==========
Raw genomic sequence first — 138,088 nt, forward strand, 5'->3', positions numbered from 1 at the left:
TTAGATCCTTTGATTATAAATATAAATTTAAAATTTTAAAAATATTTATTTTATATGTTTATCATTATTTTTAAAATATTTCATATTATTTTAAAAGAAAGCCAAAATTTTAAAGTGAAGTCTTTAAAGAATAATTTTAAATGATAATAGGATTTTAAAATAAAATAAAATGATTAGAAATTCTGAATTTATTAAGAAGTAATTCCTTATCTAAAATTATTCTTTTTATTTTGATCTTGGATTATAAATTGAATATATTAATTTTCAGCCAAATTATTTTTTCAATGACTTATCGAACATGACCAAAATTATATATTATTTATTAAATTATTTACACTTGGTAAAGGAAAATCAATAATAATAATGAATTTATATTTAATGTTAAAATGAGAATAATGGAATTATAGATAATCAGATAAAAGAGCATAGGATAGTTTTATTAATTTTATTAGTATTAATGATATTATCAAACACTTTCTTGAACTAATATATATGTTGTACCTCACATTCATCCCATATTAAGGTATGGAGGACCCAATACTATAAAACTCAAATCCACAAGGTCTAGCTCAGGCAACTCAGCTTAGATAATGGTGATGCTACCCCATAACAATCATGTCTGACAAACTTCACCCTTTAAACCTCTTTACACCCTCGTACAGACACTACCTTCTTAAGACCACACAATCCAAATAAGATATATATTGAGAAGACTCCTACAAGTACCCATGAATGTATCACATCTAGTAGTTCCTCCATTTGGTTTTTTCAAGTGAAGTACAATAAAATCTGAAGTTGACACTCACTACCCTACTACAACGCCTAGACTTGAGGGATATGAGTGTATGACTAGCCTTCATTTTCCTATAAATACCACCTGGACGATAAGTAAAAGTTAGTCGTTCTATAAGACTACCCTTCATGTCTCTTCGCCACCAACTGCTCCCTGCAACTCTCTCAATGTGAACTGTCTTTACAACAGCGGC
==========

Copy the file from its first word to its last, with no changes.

Raw genomic sequence first — 138,088 nt, forward strand, 5'->3', positions numbered from 1 at the left:
TTAGATCCTTTGATTATAAATATAAATTTAAAATTTTAAAAATATTTATTTTATATGTTTATCATTATTTTTAAAATATTTCATATTATTTTAAAAGAAAGCCAAAATTTTAAAGTGAAGTCTTTAAAGAATAATTTTAAATGATAATAGGATTTTAAAATAAAATAAAATGATTAGAAATTCTGAATTTATTAAGAAGTAATTCCTTATCTAAAATTATTCTTTTTATTTTGATCTTGGATTATAAATTGAATATATTAATTTTCAGCCAAATTATTTTTTCAATGACTTATCGAACATGACCAAAATTATATATTATTTATTAAATTATTTACACTTGGTAAAGGAAAATCAATAATAATAATGAATTTATATTTAATGTTAAAATGAGAATAATGGAATTATAGATAATCAGATAAAAGAGCATAGGATAGTTTTATTAATTTTATTAGTATTAATGATATTATCAAACACTTTCTTGAACTAATATATATGTTGTACCTCACATTCATCCCATATTAAGGTATGGAGGACCCAATACTATAAAACTCAAATCCACAAGGTCTAGCTCAGGCAACTCAGCTTAGATAATGGTGATGCTACCCCATAACAATCATGTCTGACAAACTTCACCCTTTAAACCTCTTTACACCCTCGTACAGACACTACCTTCTTAAGACCACACAATCCAAATAAGATATATATTGAGAAGACTCCTACAAGTACCCATGAATGTATCACATCTAGTAGTTCCTCCATTTGGTTTTTTCAAGTGAAGTACAATAAAATCTGAAGTTGACACTCACTACCCTACTACAACGCCTAGACTTGAGGGATATGAGTGTATGACTAGCCTTCATTTTCCTATAAATACCACCTGGACGATAAGTAAAAGTTAGTCGTTCTATAAGACTACCCTTCATGTCTCTTCGCCACCAACTGCTCCCTGCAACTCTCTCAATGTGAACTGTCTTTACAACAGCGGC